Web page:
UCLA, What’s Goooood?!

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Illustration by Kelsey Hill.
Illustration by Kelsey Hill.

IMG_3210 copywebIt’s 2015, and as much as it bothers some people that discriminated groups keep talking about race relations, it bothers me, as a member of the black community, even more that we continue to revisit and be victims of ignorance. It’s 2015, and yet a vast majority of white people, backed by the mainstream media, cannot understand why the act of blackface — the action of putting black or brown makeup on one’s face to appear “black” and act in a stereotypical way — is a violent crime.

Violence — a word usually used to describe an act of bodily harm or the threatening of one’s life. But why is violence never thought of as affecting the way black people feel in terms of safety or respect especially on a college campus, even if it is just a “costume” or “joke” to white people? Not one that had just started with the movie “Dear White People” and not one, unfortunately, that will end with this column.

On Oct. 6 UCLA’s Sigma Phi Epsilon fraternity and Alpha Phi sorority threw a “Kanye Western” themed party where attendees wore baggy clothes, heavy chains and some were in blackface. The Kanye Western party is not simply an issue about students wearing blackface, but a racist mockery of black culture altogether. Even wearing jeans that sag is enough in the way of culturally appropriating a fashion that black males in particular will be targeted and killed for. White people listening to rappers like Kanye West is not the problem, but it seems the more some white people get comfortable with saying the N-word and having dreads, the more they think it gets them a pass into the culture.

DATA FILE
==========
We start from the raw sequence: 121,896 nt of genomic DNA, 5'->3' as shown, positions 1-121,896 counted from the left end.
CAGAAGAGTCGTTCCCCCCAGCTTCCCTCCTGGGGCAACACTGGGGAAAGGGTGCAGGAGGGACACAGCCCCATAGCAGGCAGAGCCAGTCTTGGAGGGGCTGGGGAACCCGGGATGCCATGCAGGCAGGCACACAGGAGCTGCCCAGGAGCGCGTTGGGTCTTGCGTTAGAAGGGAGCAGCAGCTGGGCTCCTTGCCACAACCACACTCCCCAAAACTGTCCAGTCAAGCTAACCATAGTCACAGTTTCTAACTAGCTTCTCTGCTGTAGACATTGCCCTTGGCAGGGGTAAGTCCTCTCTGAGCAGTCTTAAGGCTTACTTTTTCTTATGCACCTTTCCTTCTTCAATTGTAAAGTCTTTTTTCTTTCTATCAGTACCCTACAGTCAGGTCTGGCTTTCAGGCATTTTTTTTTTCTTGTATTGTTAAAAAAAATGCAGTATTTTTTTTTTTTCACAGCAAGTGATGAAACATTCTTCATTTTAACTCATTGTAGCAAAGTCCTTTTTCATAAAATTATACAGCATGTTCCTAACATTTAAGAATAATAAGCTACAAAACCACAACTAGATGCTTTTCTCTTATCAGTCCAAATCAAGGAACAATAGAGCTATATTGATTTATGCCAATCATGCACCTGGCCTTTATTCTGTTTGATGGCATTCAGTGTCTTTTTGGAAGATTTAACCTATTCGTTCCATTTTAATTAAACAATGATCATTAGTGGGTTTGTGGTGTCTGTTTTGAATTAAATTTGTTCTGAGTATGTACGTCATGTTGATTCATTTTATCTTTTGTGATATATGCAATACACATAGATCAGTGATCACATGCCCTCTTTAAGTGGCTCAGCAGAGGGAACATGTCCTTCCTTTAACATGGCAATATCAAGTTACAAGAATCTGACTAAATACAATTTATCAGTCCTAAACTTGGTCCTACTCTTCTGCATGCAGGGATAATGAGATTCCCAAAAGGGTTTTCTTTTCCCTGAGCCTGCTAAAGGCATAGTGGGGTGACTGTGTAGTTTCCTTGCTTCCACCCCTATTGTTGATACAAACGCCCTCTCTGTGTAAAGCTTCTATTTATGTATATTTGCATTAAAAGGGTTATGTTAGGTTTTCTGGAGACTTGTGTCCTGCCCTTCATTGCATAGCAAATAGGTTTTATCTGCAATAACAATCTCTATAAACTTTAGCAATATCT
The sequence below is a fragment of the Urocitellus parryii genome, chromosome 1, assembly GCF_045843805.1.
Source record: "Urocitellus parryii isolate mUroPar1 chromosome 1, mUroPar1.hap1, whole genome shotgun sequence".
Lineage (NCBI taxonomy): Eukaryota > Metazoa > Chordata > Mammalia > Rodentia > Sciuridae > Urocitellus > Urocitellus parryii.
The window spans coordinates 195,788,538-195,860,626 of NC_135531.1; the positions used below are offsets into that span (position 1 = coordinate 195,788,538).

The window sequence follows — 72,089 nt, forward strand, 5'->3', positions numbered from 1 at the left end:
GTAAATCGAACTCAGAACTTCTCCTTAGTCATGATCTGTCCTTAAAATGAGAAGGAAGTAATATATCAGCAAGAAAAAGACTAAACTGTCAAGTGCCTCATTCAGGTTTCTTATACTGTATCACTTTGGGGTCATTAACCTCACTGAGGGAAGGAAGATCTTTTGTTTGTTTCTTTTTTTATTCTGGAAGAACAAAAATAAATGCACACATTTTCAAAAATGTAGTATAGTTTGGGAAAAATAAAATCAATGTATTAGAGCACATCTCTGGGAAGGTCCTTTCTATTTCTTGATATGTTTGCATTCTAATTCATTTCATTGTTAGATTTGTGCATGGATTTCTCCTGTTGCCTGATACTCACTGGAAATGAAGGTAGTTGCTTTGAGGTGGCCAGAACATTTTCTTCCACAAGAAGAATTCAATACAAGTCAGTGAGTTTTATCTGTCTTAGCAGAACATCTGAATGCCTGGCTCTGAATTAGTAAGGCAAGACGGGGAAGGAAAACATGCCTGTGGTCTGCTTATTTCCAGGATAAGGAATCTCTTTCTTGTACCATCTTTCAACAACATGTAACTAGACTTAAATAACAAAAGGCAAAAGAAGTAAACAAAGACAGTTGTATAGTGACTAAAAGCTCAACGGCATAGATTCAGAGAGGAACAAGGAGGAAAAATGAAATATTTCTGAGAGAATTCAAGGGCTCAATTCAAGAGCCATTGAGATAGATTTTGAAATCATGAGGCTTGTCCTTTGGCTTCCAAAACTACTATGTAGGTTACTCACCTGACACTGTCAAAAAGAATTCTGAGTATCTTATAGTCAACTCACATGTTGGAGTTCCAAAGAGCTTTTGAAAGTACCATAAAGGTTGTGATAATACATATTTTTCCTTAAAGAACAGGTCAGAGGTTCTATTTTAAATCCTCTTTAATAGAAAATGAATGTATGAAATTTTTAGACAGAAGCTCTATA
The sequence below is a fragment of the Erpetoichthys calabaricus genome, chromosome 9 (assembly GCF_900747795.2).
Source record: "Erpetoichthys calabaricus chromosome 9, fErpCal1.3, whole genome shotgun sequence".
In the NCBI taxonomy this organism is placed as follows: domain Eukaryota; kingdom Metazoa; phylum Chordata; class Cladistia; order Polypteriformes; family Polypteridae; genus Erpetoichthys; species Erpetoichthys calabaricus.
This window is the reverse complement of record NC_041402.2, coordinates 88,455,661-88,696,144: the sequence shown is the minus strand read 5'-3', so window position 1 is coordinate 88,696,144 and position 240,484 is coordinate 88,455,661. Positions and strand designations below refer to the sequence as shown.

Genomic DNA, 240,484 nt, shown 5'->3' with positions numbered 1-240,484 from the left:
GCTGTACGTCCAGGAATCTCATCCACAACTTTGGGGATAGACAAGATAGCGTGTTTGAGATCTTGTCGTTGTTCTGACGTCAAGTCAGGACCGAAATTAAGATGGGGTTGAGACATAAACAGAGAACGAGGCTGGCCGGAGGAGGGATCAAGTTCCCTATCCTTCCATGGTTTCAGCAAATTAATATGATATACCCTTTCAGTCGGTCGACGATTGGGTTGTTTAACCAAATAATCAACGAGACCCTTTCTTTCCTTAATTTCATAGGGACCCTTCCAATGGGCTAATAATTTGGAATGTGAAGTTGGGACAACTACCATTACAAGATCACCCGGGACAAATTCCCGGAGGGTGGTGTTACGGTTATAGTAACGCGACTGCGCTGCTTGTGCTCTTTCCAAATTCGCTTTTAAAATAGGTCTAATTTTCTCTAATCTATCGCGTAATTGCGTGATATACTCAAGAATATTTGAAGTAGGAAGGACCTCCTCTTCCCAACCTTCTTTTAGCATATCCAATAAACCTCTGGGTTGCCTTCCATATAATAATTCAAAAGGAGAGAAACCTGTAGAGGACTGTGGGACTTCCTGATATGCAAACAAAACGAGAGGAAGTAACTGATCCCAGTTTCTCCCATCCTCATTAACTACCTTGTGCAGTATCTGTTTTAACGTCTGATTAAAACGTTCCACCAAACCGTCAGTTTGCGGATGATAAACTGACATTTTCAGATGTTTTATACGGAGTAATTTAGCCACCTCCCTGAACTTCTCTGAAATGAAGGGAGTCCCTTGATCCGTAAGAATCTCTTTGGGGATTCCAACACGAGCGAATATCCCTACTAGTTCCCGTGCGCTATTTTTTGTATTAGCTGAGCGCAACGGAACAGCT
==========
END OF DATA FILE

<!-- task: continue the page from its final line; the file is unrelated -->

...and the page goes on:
I know what’re you’re thinking, and no, it’s not about first addressing the issues that we have in our own communities. Like slave history will tell you, instances of blackface before the 1830’s have made the black man and woman look at themselves as a problematic and ugly race.

Not being an individual from the Afrikan diaspora, you can’t know how it feels to have a self-hate so deeply rooted that it controls the way you see yourself and your people.

The black community calling the Sigma Phi Epsilon fraternity and Alpha Phi sorority out for their act of violence is not an invitation for others to say “Hey, black people! You have your own issues you need to figure out!” How can one who has never been black in America possibly think they have the right to tell black people how and why they should “fix” themselves up?

Here’s the thing: white people have the privilege to dress up for one night and “act black,” listen to rap music, wear jeans that sag and exchange Ebonics with each other, but there are black people who are threatened just trying to live their lives in the same way daily. Jordan Davis was murdered by a white man on Nov. 12, 2012 over loud rap music. John Crawford was murdered by a white cop for holding a BB gun in Walmart on Aug. 5, 2014. Those are just two of the thousands of black lives that have been taken by this country in just the last five years.

So, with Halloween approaching, please check your problematic friends. It is not okay to appropriate any ethnic community for the sake of a “cool costume” or for likes on social media. Check your privilege.